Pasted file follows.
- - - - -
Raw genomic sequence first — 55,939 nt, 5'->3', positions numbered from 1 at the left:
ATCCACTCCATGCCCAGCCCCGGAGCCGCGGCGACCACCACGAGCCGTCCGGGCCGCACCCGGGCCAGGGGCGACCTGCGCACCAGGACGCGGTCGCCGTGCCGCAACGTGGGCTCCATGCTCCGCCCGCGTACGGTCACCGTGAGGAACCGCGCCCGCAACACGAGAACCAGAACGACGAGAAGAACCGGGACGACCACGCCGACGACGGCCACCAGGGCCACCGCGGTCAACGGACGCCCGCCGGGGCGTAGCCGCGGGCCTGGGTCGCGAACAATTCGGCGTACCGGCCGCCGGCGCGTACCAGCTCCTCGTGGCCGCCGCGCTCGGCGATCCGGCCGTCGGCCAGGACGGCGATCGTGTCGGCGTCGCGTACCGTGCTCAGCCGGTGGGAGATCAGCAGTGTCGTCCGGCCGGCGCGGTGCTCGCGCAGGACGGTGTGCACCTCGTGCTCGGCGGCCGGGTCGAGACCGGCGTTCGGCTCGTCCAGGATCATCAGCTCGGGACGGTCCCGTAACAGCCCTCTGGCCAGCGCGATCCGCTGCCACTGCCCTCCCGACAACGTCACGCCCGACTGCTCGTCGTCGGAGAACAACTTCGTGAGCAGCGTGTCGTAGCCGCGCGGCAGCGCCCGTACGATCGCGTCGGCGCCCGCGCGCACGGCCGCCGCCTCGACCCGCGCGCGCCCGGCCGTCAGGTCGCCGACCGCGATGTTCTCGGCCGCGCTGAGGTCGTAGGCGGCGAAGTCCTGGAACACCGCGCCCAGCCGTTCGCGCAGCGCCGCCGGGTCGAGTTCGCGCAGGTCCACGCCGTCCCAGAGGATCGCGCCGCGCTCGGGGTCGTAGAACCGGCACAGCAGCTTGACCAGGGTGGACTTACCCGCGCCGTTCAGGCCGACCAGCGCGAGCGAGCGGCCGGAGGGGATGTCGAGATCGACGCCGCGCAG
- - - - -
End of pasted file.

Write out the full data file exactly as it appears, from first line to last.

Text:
Raw genomic sequence first — 55,939 nt, 5'->3', positions numbered from 1 at the left:
ATCCACTCCATGCCCAGCCCCGGAGCCGCGGCGACCACCACGAGCCGTCCGGGCCGCACCCGGGCCAGGGGCGACCTGCGCACCAGGACGCGGTCGCCGTGCCGCAACGTGGGCTCCATGCTCCGCCCGCGTACGGTCACCGTGAGGAACCGCGCCCGCAACACGAGAACCAGAACGACGAGAAGAACCGGGACGACCACGCCGACGACGGCCACCAGGGCCACCGCGGTCAACGGACGCCCGCCGGGGCGTAGCCGCGGGCCTGGGTCGCGAACAATTCGGCGTACCGGCCGCCGGCGCGTACCAGCTCCTCGTGGCCGCCGCGCTCGGCGATCCGGCCGTCGGCCAGGACGGCGATCGTGTCGGCGTCGCGTACCGTGCTCAGCCGGTGGGAGATCAGCAGTGTCGTCCGGCCGGCGCGGTGCTCGCGCAGGACGGTGTGCACCTCGTGCTCGGCGGCCGGGTCGAGACCGGCGTTCGGCTCGTCCAGGATCATCAGCTCGGGACGGTCCCGTAACAGCCCTCTGGCCAGCGCGATCCGCTGCCACTGCCCTCCCGACAACGTCACGCCCGACTGCTCGTCGTCGGAGAACAACTTCGTGAGCAGCGTGTCGTAGCCGCGCGGCAGCGCCCGTACGATCGCGTCGGCGCCCGCGCGCACGGCCGCCGCCTCGACCCGCGCGCGCCCGGCCGTCAGGTCGCCGACCGCGATGTTCTCGGCCGCGCTGAGGTCGTAGGCGGCGAAGTCCTGGAACACCGCGCCCAGCCGTTCGCGCAGCGCCGCCGGGTCGAGTTCGCGCAGGTCCACGCCGTCCCAGAGGATCGCGCCGCGCTCGGGGTCGTAGAACCGGCACAGCAGCTTGACCAGGGTGGACTTACCCGCGCCGTTCAGGCCGACCAGCGCGAGCGAGCGGCCGGAGGGGATGTCGAGATCGACGCCGCGCAG